There's a lot of chatter about the Twins as the trading deadline approaches. The Twins are said to be talking to Oakland about shortstop Orlando Cabrera. They're supposedly sniffing around Pittsburgh second baseman Freddy Sanchez and Toronto shortstop Marco Scutaro. The Twins' All-Stars (Joe Mauer, Justin Morneau, Joe Nathan) are demanding that something be done.
One problem: The same dearth of high-minors talent that has kept the Twins from solving their problems from within affects their trade possibilities.
This is the Twins' hidden hole. There's just not much on the farm, at least at Triple A and Double A.
Pitching? Ron Gardenhire made it clear after the news that Kevin Slowey is done for the season: Everybody throwing well in Rochester is already here.
Middle infield? The Twins' second basemen are hitting, for the season, .183. If there was somebody at Triple A they though could do better, he'd be here.
What talent is in the nigh minors is spoken for.
The best example is 3B prospect Danny Valencia (photo above). Oakland reportedly insists on Valencia in any Cabrera deal.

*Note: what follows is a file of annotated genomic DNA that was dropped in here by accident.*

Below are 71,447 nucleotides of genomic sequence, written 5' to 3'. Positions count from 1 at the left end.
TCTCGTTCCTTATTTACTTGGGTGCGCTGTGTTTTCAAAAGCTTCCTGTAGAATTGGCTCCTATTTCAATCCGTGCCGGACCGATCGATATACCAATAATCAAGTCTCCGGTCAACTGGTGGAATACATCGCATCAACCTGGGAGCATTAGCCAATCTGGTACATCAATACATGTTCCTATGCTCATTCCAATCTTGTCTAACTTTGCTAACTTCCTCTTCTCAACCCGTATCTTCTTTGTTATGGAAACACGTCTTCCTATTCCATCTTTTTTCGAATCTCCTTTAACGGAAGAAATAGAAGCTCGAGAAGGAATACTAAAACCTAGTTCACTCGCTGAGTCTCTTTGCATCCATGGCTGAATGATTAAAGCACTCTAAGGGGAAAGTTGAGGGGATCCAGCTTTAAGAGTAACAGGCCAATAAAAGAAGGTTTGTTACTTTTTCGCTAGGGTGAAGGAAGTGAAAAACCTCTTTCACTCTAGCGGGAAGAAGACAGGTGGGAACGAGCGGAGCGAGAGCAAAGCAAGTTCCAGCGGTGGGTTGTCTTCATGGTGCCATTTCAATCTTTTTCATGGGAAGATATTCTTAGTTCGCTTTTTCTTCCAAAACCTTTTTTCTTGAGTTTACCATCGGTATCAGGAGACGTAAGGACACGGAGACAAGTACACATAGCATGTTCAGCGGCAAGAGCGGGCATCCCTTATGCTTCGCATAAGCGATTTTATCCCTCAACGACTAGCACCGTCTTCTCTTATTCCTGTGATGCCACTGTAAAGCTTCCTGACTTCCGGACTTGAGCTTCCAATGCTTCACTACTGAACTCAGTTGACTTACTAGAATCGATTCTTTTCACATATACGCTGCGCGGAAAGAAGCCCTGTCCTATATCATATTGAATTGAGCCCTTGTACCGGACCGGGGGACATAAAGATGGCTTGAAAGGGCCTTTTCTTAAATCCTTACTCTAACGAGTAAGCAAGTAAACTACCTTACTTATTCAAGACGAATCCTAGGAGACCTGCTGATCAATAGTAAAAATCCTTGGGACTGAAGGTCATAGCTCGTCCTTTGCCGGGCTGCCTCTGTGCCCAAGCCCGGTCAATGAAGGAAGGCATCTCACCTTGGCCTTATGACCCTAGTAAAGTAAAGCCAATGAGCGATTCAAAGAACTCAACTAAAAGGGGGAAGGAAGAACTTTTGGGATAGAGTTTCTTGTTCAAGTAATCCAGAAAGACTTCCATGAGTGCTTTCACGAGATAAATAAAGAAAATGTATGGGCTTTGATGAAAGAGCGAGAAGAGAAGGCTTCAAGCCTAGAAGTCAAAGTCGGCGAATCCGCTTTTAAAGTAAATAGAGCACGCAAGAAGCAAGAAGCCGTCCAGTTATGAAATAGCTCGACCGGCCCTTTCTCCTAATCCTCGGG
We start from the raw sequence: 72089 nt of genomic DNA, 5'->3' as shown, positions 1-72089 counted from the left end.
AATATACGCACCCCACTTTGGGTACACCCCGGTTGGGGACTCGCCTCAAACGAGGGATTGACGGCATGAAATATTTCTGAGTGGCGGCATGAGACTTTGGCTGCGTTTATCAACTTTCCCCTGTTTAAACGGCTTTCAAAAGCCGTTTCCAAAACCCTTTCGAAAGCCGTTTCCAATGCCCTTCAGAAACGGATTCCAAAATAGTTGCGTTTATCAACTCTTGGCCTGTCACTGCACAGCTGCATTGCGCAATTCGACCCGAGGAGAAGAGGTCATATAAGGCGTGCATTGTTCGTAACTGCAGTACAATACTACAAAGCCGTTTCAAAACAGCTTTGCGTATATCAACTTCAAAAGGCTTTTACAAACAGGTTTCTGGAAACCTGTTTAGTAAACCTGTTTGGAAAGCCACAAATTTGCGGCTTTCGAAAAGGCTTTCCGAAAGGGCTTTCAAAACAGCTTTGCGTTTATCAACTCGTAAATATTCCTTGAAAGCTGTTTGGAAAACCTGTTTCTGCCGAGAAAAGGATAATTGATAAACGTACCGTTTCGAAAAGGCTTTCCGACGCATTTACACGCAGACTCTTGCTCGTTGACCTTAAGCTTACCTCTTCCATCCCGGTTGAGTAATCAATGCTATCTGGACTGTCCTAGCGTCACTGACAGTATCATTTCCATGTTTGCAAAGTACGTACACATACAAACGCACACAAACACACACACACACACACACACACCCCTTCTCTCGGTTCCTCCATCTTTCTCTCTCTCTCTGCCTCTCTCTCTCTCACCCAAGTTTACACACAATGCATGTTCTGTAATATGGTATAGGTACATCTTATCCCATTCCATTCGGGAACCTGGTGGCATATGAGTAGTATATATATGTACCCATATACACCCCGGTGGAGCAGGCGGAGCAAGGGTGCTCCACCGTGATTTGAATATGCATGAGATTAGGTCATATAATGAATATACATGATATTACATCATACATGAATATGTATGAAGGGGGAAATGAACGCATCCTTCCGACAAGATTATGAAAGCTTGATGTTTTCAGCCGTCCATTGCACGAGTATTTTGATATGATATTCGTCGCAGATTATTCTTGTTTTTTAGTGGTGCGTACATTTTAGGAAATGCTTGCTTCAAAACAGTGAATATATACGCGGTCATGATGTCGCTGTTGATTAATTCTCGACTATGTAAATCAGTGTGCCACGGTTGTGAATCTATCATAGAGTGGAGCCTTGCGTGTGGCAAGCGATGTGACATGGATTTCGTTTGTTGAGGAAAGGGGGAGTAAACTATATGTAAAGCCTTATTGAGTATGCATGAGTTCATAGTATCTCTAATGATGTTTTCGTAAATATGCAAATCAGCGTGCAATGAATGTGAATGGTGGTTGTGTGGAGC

Valencia, ticketed to take over third base for the Twins in 2010, is tearing up Triple A. He's a five-year solution to third base, capable of adding a low-cost right-handed power bat to the Twins left-handed core.
I'm lukewarm about Cabrera — he's 34, his range is diminishing, and his contract is said to have a clause prohibiting his club from offering arbitration if he's a Type A free agent again, which seems possible. He had a lousy start but is hitting .375 this month.
Dealing Valencia for a fading shortstop would be a mistake.
There is an area in the minors in which the Twins have a surplus: toolsy outfielders. I doubt they're going to deal the likes of Ben Revere or Aaron Hicks to anybody, even if Hicks is struggling in low-A Beloit. But that still leaves the likes of Rene Tosoni, the MVP of the Futures Game, to dangle for an infielder or relief arm.
But that's not going to be enough.
In some ways, the Twins are in an advantageous position at this trading deadline. Their attendance is up; most teams are looking a slumping ticket sales. They don't want to burn all their payroll space now — not if they plan to sign Mauer to a new contract this winter, and they better have that in mind — but they can handle a salary dump.
As the Friday afternoon non-waiver deadline approaches, that may be the Twins advantage.